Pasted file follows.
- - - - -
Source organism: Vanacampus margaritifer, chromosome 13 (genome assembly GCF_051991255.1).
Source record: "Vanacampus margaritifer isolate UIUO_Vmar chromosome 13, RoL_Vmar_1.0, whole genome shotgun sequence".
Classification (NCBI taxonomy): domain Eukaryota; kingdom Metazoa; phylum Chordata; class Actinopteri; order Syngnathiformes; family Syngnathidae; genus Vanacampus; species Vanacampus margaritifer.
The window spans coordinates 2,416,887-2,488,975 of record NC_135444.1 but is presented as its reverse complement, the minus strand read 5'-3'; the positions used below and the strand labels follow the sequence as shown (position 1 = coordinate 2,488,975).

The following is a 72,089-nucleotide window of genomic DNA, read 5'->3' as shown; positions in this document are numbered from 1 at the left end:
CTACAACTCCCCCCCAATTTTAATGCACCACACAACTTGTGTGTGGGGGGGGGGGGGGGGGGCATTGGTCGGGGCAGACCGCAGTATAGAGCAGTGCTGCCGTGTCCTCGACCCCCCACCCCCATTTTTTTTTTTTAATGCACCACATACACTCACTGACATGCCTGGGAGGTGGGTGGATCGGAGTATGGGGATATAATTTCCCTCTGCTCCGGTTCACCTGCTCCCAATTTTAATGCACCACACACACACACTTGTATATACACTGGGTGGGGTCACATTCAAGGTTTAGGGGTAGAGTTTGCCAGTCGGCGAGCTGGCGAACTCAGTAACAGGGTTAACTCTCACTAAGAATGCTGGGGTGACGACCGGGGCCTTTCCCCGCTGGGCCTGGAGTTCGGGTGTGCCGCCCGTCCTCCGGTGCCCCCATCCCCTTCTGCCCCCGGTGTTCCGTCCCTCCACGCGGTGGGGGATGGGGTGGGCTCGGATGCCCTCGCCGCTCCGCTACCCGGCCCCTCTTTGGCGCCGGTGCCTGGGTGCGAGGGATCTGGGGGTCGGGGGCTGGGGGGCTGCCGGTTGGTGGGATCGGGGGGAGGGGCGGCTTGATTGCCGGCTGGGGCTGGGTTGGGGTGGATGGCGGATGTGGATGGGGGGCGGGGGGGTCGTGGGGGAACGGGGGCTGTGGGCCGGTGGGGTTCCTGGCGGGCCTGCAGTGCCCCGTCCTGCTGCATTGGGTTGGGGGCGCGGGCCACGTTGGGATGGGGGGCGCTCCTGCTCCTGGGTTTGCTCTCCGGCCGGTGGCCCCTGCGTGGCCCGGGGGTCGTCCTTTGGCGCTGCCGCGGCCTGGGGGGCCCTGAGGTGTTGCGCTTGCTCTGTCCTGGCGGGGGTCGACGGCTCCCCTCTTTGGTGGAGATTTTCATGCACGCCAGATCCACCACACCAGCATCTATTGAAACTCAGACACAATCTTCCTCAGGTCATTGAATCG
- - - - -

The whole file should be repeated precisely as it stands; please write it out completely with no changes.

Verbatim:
Source organism: Vanacampus margaritifer, chromosome 13 (genome assembly GCF_051991255.1).
Source record: "Vanacampus margaritifer isolate UIUO_Vmar chromosome 13, RoL_Vmar_1.0, whole genome shotgun sequence".
Classification (NCBI taxonomy): domain Eukaryota; kingdom Metazoa; phylum Chordata; class Actinopteri; order Syngnathiformes; family Syngnathidae; genus Vanacampus; species Vanacampus margaritifer.
The window spans coordinates 2,416,887-2,488,975 of record NC_135444.1 but is presented as its reverse complement, the minus strand read 5'-3'; the positions used below and the strand labels follow the sequence as shown (position 1 = coordinate 2,488,975).

The following is a 72,089-nucleotide window of genomic DNA, read 5'->3' as shown; positions in this document are numbered from 1 at the left end:
CTACAACTCCCCCCCAATTTTAATGCACCACACAACTTGTGTGTGGGGGGGGGGGGGGGGGGCATTGGTCGGGGCAGACCGCAGTATAGAGCAGTGCTGCCGTGTCCTCGACCCCCCACCCCCATTTTTTTTTTTTAATGCACCACATACACTCACTGACATGCCTGGGAGGTGGGTGGATCGGAGTATGGGGATATAATTTCCCTCTGCTCCGGTTCACCTGCTCCCAATTTTAATGCACCACACACACACACTTGTATATACACTGGGTGGGGTCACATTCAAGGTTTAGGGGTAGAGTTTGCCAGTCGGCGAGCTGGCGAACTCAGTAACAGGGTTAACTCTCACTAAGAATGCTGGGGTGACGACCGGGGCCTTTCCCCGCTGGGCCTGGAGTTCGGGTGTGCCGCCCGTCCTCCGGTGCCCCCATCCCCTTCTGCCCCCGGTGTTCCGTCCCTCCACGCGGTGGGGGATGGGGTGGGCTCGGATGCCCTCGCCGCTCCGCTACCCGGCCCCTCTTTGGCGCCGGTGCCTGGGTGCGAGGGATCTGGGGGTCGGGGGCTGGGGGGCTGCCGGTTGGTGGGATCGGGGGGAGGGGCGGCTTGATTGCCGGCTGGGGCTGGGTTGGGGTGGATGGCGGATGTGGATGGGGGGCGGGGGGGTCGTGGGGGAACGGGGGCTGTGGGCCGGTGGGGTTCCTGGCGGGCCTGCAGTGCCCCGTCCTGCTGCATTGGGTTGGGGGCGCGGGCCACGTTGGGATGGGGGGCGCTCCTGCTCCTGGGTTTGCTCTCCGGCCGGTGGCCCCTGCGTGGCCCGGGGGTCGTCCTTTGGCGCTGCCGCGGCCTGGGGGGCCCTGAGGTGTTGCGCTTGCTCTGTCCTGGCGGGGGTCGACGGCTCCCCTCTTTGGTGGAGATTTTCATGCACGCCAGATCCACCACACCAGCATCTATTGAAACTCAGACACAATCTTCCTCAGGTCATTGAATCG